Women’s March on Washington: The Power of Protest

Photo by Kiana Lee

By Molly Walsh

Opinions Contributor

Against a cloudless, grey sky, scattered waves of knitted pink continued to emerge from street corners the day after the Women’s March on Washington. American flags stood tall in front of national museums and blew gently in the wintry breeze. Signs, stickers, and banners reading, “Climate Change Is Real”, “Women’s Rights are Human Rights”, “Equality for All”, and “Love Not Hate” were left placed against park fences, sides of buildings, and on rainy sidewalks. Less than 24 hours prior, more than 500,000 protesters were packed tightly along the streets of Washington D.C.–– chanting, singing, and marching with fervor. Now, the air was calm and streets were open, traffic moving along normally, people making their way back home.

On our last day before flying back to Boston, my mom and I took a taxi around D.C., where we sat discussing and reflecting upon the unparalleled events we had experienced the day before at the protest. My mind was racing with recollection and overwhelming emotion as we drove down the streets we had just marched down. Sitting there in the back of the cab, after the powerful experience I anticipated for weeks that had abruptly passed, I was left unsure of how to feel moving forward. What was to be done now with such accumulated, concentrated passion for resistance? How had it changed things? How had it changed me?

It was not until our taxi driver commented on his impression of the march, stating “I think it’s great that it was so well attended, but I don’t understand the point of protesting. At the end of the day, Trump is still president and marching won’t change that,” that the true significance of the protest hit me. My articulations came to a boil as I opened up about my experience, disagreeing with the driver and offering him my personal perspective.  

For months during Trump’s campaign, I simply sat in my room and watched from afar as not only my political beliefs, but my core personal values were publicly challenged and incessantly opposed. Sure, I was able to have supportive conversations with like-minded friends at school and family members around the dinner table, but my understanding of the country’s ethical standpoint rapidly changed and quickly diminished when Trump was elected. The media and news was constantly reiterating the intense anger, conflict, and judgement that had come to divide the people in America, and as time went on, I felt myself growing more and more distant from the world around me; everything felt flipped upside down. I grew quiet and my spirit grew hopeless.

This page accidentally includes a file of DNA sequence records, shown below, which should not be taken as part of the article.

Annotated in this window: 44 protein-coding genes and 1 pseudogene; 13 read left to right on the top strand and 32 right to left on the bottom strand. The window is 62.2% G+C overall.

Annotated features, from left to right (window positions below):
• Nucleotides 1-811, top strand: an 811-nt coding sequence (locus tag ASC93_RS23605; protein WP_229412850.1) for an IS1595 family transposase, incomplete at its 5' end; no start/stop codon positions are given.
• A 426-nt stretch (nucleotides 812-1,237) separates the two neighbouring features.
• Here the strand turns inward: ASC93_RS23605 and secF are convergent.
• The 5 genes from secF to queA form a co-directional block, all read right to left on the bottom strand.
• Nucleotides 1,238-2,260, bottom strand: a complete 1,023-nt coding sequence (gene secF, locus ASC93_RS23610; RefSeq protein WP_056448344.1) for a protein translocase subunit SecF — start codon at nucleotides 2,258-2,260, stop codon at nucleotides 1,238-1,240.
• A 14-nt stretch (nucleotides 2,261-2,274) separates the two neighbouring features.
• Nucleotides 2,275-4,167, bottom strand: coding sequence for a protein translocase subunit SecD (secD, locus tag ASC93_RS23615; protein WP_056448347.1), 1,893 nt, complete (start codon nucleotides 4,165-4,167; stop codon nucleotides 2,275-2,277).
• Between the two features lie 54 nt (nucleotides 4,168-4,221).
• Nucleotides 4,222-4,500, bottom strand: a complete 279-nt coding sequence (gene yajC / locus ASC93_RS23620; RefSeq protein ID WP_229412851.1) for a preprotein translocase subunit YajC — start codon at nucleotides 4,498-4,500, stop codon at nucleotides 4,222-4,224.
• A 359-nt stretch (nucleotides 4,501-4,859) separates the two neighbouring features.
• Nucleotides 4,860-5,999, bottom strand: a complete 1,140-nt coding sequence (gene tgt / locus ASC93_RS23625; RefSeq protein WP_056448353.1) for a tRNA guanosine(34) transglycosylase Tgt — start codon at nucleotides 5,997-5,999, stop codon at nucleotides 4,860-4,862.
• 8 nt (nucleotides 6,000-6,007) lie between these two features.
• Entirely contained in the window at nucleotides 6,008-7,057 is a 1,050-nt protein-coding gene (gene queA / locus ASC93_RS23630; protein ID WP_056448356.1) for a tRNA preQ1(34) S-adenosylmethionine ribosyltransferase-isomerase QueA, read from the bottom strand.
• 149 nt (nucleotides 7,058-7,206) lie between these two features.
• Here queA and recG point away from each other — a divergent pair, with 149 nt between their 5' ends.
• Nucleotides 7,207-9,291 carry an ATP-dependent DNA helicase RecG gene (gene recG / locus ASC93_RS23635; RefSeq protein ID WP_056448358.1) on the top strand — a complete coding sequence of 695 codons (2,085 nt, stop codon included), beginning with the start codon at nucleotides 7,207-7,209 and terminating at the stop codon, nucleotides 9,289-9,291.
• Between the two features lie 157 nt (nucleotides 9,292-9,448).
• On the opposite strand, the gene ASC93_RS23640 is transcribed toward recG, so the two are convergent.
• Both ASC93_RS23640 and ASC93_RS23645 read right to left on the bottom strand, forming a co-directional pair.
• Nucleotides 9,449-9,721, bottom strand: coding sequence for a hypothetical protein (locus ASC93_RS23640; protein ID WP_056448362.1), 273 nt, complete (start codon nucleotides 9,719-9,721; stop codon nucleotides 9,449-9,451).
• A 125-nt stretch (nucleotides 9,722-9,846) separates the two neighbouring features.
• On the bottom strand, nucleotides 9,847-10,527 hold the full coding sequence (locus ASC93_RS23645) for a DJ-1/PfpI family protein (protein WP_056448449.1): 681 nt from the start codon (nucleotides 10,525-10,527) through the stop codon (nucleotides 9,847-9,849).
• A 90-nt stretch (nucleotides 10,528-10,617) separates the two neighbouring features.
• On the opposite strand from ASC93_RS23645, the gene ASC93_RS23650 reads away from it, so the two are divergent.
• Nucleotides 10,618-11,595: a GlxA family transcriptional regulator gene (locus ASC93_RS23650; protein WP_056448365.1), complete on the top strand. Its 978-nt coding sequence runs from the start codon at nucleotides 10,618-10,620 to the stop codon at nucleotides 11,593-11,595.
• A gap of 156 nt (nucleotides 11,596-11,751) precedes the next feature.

Never having attended a protest before this march, I truly did not know what to expect when I arrived in D.C.; my hopeless feeling still lingered in the back of my mind. It did not take long, however, for the colorful, diverse crowd to prove my fearful feelings misguided. Marching down the historic Washington streets, surrounded by hundreds of thousands of people who peacefully, passionately, and unapologetically supported the same core values that I once feared had been lost, I quickly understood the power of protest: as much as it opposed regulation, it also reminded people that amidst societal panic, we are not alone.

I–- along with everyone else around me–- gained unprecedented motivation and pride as our voices came together not to rebel against corrupt politics, but to create awareness of the love, unity, and support that still exists within our society. By the end of the day, even though I knew Trump was still in the White House, my hopelessness turned into confidence; I was reminded that these issues have existed since long before Trump, but people have not and will not stop standing up for what they believe is right. When marching together, we will never grow quiet and our spirits will never grow hopeless.

A week after the march has passed, I still think about that conversation with the taxi driver, because his point that “Trump is still president and marching won’t change that,” is true. But that is not the point of the march. By being brave, going out, and standing behind your beliefs–- even when you lose–- you will find the support to continue moving forward and the optimism that there can be change in the future, which is something we all need to be reminded of.

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